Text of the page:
|Publication number||US5648666 A|
|Application number||US 08/227,148|
|Publication date||Jul 15, 1997|
|Filing date||Apr 13, 1994|
|Priority date||Apr 13, 1994|
|Also published as||EP0677878A2, EP0677878A3|
|Publication number||08227148, 227148, US 5648666 A, US 5648666A, US-A-5648666, US5648666 A, US5648666A|
|Inventors||Liem Thanh Tran, Dwight Christopher Streit, Aaron Kenji Oki|
|Original Assignee||Trw Inc.|
|Export Citation||BiBTeX, EndNote, RefMan|
|Patent Citations (2), Non-Patent Citations (8), Referenced by (18), Classifications (20), Legal Events (4)|
|External Links: USPTO, USPTO Assignment, Espacenet|
1. Field of the Invention
This invention relates generally to a process for fabricating bipolar transistors and, more particularly, to a process for fabricating heterojunction bipolar transistors having relatively thin intrinsic collector regions and relatively thick extrinsic collector regions.
2. Discussion of the Related Art
Heterojunction bipolar transistors (HBTs) which incorporate a base and a collector of one semiconductor material, typically gallium arsenide (GaAs), and an emitter of a second semiconductor material, typically aluminum-gallium-arsenide (AlGaAs), are known in the art. HBT devices are popular because of a number of well known advantages over their homojunction bipolar transistor counterparts. These advantages include high speed, a high third order intermodulation product (IP3), a low noise/power ratio, and high current drive capabilities. These advantages provide a wide range of diverse functions of HBT devices for many commercial and industrial applications such as in communications and electronic warfare.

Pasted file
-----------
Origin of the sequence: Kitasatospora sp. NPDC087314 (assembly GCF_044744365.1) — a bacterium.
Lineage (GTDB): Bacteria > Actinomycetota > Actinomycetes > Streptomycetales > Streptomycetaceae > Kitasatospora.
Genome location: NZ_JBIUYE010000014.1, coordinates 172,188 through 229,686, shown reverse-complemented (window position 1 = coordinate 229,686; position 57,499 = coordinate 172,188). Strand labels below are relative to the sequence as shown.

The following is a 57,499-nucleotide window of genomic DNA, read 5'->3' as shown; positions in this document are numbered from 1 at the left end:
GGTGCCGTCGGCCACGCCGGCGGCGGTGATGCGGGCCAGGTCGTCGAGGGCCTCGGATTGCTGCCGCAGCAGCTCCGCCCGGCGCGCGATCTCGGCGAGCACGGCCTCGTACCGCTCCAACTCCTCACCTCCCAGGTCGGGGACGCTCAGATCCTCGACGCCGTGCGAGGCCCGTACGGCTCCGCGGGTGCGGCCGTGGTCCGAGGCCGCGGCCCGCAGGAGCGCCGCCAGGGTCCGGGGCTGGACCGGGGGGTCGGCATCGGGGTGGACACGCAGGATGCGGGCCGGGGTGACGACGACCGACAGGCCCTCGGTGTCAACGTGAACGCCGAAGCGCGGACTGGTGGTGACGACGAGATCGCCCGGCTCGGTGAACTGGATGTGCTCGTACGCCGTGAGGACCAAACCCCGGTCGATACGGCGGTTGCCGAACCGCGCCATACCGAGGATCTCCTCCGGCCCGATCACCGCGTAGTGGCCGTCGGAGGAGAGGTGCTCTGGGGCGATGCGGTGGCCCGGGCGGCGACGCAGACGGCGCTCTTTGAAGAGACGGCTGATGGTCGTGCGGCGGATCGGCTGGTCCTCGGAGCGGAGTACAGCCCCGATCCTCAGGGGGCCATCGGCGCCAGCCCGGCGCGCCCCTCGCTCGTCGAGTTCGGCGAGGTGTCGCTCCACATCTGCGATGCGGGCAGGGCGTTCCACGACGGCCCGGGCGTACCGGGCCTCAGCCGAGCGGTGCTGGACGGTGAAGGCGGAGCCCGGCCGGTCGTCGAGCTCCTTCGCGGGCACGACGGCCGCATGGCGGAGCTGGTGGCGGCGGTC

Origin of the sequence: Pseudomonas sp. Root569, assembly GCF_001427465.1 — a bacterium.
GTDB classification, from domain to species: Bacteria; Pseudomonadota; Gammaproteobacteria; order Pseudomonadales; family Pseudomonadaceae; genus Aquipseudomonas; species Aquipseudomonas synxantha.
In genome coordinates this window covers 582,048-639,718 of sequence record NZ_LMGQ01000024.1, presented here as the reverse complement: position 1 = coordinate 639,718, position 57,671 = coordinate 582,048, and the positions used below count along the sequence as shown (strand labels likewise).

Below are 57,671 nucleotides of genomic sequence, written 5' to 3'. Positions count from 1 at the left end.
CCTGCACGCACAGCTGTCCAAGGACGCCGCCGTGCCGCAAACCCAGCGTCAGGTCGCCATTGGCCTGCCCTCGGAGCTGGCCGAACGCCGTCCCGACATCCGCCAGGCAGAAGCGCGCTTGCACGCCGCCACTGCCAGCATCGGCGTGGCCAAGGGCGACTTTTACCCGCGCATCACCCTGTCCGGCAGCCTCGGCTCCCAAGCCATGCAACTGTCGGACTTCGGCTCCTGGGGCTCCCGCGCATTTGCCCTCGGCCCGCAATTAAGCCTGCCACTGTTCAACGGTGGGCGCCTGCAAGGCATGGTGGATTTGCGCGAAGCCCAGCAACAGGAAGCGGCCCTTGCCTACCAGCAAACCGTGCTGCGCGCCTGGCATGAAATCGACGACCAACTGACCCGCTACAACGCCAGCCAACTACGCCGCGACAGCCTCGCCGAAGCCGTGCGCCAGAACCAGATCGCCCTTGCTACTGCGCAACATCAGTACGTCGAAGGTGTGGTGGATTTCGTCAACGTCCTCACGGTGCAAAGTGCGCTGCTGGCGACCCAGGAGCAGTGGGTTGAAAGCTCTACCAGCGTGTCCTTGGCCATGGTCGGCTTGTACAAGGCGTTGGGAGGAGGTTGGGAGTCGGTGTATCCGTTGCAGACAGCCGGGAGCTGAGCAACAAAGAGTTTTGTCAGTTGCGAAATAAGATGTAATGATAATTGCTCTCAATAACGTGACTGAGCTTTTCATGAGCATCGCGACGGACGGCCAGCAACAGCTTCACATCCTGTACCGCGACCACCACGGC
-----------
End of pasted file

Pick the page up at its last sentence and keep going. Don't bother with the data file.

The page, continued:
The performance of HBT devices critically depends on the thicknesses of the emitter, base, collector and sub-collector layers which form the transistor. In fabricating HBT devices, these thicknesses are generally accurately controlled by the semiconductor growth process of molecular beam epitaxy (MBE), well known to those skilled in the art. For high speed performances, the HBT devices are grown with very thin base and collector layers for providing short electron transit times through these layers. The area of the HBT device in which the base and collector must be very thin to provide desirable transit times is generally referred to as the intrinsic region, and is located directly below an emitter mesa making up the emitter. The area surrounding the intrinsic region, generally referred to as the extrinsic region, has no effect on electron transit time and therefore can be of any thickness. Since HBT devices are usually fabricated with one single MBE growth, the thickness of the extrinsic and intrinsic regions are generally the same.